In Fig. 7, we present all the results of skin hydration before and after 6 h of applying the patch. The images of the tested patches on the skin of volunteers are also presented in ESI, in Fig. S5. The application of the electrospun membranes on the skin was easy in all cases. Generally, the oil-applied patches have significantly higher skin hydration than those with control samples. In the case of control patches, skin hydration increased by a maximum of 5%. On the other hand, hydration increases by 15–20% for fibrous patches with additional EPO applied. Although the results from all samples impregnated with oil are similar, the highest moisture increase was demonstrated by PHBV + 5% EPO fibers.
image file: d1tb02805g-f7.tif
Fig. 7 Skin moisture tests on five volunteers. Skin moisture before and after the patch applications. The control samples are the PHBV and PHBV + 5% and 10% EPO patches without oil.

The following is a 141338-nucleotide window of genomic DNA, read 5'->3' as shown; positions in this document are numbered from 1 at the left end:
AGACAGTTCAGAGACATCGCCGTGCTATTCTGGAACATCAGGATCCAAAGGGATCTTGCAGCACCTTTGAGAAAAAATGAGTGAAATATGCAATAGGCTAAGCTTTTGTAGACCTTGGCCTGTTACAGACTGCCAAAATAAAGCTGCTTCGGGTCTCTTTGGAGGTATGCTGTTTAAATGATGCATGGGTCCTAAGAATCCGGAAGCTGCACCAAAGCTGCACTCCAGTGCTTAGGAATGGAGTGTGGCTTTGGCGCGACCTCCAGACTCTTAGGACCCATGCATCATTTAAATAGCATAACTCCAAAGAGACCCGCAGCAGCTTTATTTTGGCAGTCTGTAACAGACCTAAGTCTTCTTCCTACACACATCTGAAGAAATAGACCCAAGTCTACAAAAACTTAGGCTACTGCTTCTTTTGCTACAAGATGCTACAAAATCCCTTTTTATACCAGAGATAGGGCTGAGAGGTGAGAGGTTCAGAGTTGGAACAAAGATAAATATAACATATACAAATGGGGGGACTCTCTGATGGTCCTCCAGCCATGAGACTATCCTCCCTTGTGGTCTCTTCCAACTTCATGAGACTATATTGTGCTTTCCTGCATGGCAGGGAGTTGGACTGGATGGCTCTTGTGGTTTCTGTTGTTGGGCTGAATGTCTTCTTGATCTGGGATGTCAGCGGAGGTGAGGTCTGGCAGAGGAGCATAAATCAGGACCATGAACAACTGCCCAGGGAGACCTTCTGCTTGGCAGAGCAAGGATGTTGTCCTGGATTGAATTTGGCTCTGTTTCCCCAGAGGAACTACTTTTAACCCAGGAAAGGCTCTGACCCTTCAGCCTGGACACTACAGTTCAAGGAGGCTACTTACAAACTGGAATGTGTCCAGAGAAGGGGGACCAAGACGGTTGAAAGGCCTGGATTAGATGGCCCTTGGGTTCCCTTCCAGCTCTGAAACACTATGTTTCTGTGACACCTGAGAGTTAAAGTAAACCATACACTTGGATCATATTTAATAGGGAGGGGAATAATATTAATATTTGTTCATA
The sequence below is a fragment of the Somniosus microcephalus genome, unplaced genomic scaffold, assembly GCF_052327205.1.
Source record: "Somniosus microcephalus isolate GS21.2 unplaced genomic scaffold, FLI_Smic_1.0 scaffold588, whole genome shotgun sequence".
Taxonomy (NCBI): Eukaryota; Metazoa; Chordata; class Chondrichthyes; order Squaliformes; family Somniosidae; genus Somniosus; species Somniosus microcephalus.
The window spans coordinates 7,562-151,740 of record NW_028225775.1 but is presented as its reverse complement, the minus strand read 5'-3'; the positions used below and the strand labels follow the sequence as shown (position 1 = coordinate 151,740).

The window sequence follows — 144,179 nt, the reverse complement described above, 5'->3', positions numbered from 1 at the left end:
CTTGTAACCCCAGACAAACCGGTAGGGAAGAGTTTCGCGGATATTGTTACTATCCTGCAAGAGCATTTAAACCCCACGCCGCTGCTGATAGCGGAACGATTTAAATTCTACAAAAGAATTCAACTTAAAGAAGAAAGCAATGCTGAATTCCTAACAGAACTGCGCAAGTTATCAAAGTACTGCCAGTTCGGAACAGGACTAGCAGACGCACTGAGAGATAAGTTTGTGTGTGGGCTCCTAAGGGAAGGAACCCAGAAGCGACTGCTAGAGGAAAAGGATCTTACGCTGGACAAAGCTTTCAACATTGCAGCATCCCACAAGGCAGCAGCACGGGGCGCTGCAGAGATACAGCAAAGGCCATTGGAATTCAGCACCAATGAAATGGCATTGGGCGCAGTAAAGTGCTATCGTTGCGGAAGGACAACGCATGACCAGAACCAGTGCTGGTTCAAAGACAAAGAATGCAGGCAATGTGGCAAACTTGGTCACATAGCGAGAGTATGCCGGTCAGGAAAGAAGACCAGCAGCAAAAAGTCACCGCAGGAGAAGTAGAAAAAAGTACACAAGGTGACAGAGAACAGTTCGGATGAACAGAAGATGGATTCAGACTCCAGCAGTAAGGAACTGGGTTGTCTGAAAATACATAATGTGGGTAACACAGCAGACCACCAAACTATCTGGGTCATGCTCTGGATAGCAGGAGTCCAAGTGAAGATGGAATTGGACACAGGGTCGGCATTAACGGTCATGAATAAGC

Applying the oil to the patches, both from pure PHBV fibers and EPO blends, clearly indicates that these materials increase skin hydration. Previous studies carried out with the use of electrospun fibers PCL,24 PVB,23,75 and PI91 confirm the effectiveness of the use of patches with oil to moisturize the skin. This type of dressing can be crucial in preventing dry skin, which is one of the problems faced by people suffering from atopic dermatitis.92 What is more, the patches used to moisturize can prevent skin scratching and external infections in the broken layer of the epidermis. Maintaining proper skin hydration is extremely important in supporting the regeneration of damaged skin as well as preventing itching and treating inflammation.92,93